China's Taiwan Affairs Office Director Wang Yi said Monday that Beijing welcomes a proposal from Taiwanese Minister of Culture Lung Ying-tai to hold a cross-Taiwan Strait cultural forum.
Lung would be welcome to visit Beijing and talk at the forum, as long as she can contend with "an appropriate status," Wang told reporters during a meeting with members of Taiwan's ruling Kuomintang (KMT) Youth Work Committee in China's capital.
It is the first official response from Beijing since Lung proposed the idea in late May. Lung said her ministry hopes to hold a forum with its Chinese counterpart to discuss necessary changes to cultural policies in an increasingly globalized and changing world.
The relationship between Taiwan and China has seen great improvment since President Ma Ying-jeou took office in 2008.
The two sides are due to hold high-level talks June 29 in Taipei between Straits Exchange Foundation (SEF) Chairman Chiang Pin-kung and his Chinese counterpart, Chen Yunlin of the Association for Relations Across the Taiwan Straits (ARATS).
The SEF and ARATS are quasi-official bodies responsible for cross-strait activities in the absence of formal diplomatic ties.
In addition, a cross-strait forum will be held June 16 in the city of Xiamen in China's Fujian Province.
The following are excerpts from a report in Tuesday's edition of the United Daily News on Wang's remarks:
Asked whether the establishment of reciprocal offices between the SEF and ARATS will be touched upon in the upcoming Chiang-Chen meeting, Wang said China has always supported such a notion.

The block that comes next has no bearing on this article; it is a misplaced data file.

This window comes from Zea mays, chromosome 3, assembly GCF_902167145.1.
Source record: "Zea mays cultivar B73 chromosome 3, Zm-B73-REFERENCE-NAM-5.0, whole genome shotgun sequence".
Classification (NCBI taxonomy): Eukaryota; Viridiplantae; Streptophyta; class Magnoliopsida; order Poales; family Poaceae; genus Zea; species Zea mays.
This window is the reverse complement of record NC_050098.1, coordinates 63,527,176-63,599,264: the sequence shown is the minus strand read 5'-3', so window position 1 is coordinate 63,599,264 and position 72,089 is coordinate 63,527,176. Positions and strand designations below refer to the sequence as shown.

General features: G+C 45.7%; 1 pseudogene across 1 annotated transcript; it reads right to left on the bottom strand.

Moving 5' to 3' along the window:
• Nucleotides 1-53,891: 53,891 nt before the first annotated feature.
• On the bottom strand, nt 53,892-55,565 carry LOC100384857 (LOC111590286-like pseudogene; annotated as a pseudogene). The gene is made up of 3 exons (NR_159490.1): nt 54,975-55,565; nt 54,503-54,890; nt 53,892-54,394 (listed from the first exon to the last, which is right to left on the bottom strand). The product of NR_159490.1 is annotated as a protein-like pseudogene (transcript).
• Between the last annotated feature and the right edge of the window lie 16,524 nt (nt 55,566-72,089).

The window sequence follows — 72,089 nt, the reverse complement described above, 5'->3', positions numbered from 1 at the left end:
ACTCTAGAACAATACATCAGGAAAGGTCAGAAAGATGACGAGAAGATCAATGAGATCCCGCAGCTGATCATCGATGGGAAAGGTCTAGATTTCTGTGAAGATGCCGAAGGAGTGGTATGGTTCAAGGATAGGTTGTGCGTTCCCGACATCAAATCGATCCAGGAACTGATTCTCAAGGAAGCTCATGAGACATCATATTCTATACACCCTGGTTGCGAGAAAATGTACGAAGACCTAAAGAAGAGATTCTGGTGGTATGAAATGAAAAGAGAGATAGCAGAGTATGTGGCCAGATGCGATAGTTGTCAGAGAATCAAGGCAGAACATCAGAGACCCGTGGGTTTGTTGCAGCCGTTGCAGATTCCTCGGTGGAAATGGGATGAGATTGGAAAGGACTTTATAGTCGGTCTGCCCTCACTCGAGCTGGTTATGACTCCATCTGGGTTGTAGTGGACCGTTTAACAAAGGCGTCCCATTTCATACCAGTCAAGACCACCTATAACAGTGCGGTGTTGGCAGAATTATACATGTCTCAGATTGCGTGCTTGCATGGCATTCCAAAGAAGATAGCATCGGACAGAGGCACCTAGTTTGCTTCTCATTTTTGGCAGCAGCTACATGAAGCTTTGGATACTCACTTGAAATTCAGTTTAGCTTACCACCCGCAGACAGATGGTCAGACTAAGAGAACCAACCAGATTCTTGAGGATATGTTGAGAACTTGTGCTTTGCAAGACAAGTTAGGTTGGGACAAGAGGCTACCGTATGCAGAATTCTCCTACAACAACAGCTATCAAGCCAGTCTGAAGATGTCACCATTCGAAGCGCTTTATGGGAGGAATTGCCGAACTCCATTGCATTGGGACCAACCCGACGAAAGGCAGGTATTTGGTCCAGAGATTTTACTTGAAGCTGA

"Of course we hope (to discuss the matter) sooner. But when I said we hope to discuss it sooner, Taiwan says China is rushing us. In fact, we are in no hurry at all. It's just a matter of time before we begin such discussions," Wang said.
Wang said the two sides should define the scope of work, the people involved and the location of the offices.
The two sides are due to sign an investment protection pact and focus on customs cooperation in the upcoming Chiang-Chen meeting, he said.
On the idea of a cross-strait forum, Wang said China will announce new policies toward Taiwan, including increasing imports of Taiwanese agricultural products, simplifying Taiwanese nationals' check-in procedures for entering China, and measures aimed at increasing the employment opportunities for Taiwanese in China.
In terms of China's relations with Taiwan's opposition Democratic Progressive Party (DPP), Wang said that as long as the DPP refuses to give up on its pro-independence stance and its denial of the so-called "1992 consensus," the Communist Party of China will "have difficulty" engaging in dialogue with the DPP.
The "1992 consensus" refers to a tacit understanding between Beijing and Taipei that there is only one "China" and that each side is free to interpret the meaning of "one China." (June 12, 2012)
(By Ann Chen)